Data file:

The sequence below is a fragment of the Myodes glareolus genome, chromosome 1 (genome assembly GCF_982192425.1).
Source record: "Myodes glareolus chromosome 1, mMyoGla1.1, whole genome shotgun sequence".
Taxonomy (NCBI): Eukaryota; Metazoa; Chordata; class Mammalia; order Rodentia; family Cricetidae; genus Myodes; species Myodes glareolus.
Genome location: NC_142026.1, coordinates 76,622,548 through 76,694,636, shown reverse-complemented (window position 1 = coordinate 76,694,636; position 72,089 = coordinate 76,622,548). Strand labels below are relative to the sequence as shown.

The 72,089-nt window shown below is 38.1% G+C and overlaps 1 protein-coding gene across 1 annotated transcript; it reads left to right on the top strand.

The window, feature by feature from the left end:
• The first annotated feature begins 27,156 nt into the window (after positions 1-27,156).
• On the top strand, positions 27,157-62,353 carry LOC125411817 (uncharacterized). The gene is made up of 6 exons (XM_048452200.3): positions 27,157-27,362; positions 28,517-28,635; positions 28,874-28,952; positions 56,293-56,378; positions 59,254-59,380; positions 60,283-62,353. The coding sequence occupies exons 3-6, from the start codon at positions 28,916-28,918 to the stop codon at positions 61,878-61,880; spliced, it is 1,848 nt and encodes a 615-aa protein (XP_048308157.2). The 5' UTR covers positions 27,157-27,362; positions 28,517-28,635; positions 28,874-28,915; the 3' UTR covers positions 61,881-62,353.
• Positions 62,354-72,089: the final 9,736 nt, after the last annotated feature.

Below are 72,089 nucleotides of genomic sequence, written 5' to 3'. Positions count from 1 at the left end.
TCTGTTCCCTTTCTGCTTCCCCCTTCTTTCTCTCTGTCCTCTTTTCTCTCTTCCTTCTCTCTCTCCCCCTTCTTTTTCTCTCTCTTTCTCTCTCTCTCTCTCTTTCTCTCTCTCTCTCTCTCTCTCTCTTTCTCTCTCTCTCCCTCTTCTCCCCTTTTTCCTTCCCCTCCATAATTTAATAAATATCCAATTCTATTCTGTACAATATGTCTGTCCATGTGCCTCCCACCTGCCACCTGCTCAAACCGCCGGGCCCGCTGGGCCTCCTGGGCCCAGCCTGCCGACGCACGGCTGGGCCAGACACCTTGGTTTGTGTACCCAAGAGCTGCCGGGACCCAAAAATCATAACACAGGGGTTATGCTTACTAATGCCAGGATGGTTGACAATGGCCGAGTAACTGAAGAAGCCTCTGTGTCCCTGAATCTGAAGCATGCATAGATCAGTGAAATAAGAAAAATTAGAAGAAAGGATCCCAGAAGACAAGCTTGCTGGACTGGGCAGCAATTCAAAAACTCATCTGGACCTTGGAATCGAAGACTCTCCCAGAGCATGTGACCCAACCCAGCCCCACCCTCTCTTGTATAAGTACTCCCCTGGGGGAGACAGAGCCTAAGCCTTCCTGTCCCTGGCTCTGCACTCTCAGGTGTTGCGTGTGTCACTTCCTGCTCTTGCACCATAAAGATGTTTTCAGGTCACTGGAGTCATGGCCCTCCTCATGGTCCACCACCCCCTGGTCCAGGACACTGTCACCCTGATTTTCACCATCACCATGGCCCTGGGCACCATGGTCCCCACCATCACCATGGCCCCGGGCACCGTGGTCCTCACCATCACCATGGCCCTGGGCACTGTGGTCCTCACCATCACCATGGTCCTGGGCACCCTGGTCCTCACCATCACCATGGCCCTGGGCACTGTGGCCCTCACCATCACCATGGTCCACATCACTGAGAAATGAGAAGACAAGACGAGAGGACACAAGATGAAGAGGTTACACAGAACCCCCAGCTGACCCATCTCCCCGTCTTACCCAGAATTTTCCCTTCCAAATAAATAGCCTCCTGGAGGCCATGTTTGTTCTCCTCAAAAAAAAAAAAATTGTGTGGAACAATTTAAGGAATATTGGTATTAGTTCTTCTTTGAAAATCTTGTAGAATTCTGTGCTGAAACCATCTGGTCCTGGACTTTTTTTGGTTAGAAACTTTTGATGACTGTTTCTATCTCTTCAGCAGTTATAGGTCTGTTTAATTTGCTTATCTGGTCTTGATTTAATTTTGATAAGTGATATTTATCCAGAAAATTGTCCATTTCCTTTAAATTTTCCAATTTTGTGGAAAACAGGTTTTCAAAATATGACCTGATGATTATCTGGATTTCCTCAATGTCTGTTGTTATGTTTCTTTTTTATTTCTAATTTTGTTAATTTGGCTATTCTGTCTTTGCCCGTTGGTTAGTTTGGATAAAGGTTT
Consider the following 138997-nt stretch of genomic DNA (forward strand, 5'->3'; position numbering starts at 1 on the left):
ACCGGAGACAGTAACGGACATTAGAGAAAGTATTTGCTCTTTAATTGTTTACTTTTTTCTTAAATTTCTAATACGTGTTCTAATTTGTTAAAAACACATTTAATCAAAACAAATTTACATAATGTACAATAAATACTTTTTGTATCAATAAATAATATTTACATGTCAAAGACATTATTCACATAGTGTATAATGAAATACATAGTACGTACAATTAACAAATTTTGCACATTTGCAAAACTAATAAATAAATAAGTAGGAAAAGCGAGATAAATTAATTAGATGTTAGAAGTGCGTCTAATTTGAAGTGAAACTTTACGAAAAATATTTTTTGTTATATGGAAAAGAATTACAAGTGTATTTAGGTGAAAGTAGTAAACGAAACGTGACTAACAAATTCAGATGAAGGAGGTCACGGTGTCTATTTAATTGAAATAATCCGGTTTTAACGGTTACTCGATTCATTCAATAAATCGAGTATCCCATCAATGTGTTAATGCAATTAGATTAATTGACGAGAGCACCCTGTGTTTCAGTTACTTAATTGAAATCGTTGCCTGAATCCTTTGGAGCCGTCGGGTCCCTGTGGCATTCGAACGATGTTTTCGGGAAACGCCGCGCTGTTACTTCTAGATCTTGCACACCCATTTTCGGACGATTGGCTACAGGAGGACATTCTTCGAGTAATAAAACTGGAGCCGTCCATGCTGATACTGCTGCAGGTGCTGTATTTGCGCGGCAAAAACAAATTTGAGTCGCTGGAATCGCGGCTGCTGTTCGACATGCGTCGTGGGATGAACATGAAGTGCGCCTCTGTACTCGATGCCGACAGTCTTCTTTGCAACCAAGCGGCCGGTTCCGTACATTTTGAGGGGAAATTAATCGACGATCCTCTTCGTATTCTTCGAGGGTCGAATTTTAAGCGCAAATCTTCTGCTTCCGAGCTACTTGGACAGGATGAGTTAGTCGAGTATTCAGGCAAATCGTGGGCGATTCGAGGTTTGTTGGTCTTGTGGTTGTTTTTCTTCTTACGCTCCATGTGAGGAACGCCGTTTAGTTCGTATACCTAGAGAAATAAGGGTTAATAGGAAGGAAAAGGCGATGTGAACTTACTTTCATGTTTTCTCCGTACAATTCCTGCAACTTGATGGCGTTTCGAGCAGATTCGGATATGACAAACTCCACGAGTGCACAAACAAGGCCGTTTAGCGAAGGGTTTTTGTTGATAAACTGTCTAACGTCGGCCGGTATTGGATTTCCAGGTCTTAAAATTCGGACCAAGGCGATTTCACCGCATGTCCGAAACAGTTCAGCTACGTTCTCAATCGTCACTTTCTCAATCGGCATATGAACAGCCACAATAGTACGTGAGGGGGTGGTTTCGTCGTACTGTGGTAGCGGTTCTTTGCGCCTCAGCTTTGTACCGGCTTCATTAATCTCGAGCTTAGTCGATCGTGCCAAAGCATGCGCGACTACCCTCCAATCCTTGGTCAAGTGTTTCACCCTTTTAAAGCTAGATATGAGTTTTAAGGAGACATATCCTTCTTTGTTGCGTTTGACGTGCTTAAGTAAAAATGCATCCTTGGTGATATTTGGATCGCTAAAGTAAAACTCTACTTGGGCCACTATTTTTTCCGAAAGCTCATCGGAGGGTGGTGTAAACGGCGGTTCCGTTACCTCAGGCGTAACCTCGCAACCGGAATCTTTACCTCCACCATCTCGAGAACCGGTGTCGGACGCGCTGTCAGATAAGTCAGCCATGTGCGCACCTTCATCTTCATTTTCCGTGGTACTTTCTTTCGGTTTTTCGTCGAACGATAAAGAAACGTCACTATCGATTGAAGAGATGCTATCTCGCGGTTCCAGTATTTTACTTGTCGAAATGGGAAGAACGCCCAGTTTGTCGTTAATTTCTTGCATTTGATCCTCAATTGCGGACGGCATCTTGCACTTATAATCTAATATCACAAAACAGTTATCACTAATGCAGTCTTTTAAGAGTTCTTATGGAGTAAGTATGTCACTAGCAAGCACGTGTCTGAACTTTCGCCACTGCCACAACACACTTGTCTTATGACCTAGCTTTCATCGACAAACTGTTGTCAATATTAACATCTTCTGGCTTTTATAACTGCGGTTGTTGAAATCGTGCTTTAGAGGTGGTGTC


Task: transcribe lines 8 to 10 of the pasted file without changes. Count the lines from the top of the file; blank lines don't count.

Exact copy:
• On the top strand, positions 27,157-62,353 carry LOC125411817 (uncharacterized). The gene is made up of 6 exons (XM_048452200.3): positions 27,157-27,362; positions 28,517-28,635; positions 28,874-28,952; positions 56,293-56,378; positions 59,254-59,380; positions 60,283-62,353. The coding sequence occupies exons 3-6, from the start codon at positions 28,916-28,918 to the stop codon at positions 61,878-61,880; spliced, it is 1,848 nt and encodes a 615-aa protein (XP_048308157.2). The 5' UTR covers positions 27,157-27,362; positions 28,517-28,635; positions 28,874-28,915; the 3' UTR covers positions 61,881-62,353.
• Positions 62,354-72,089: the final 9,736 nt, after the last annotated feature.

Below are 72,089 nucleotides of genomic sequence, written 5' to 3'. Positions count from 1 at the left end.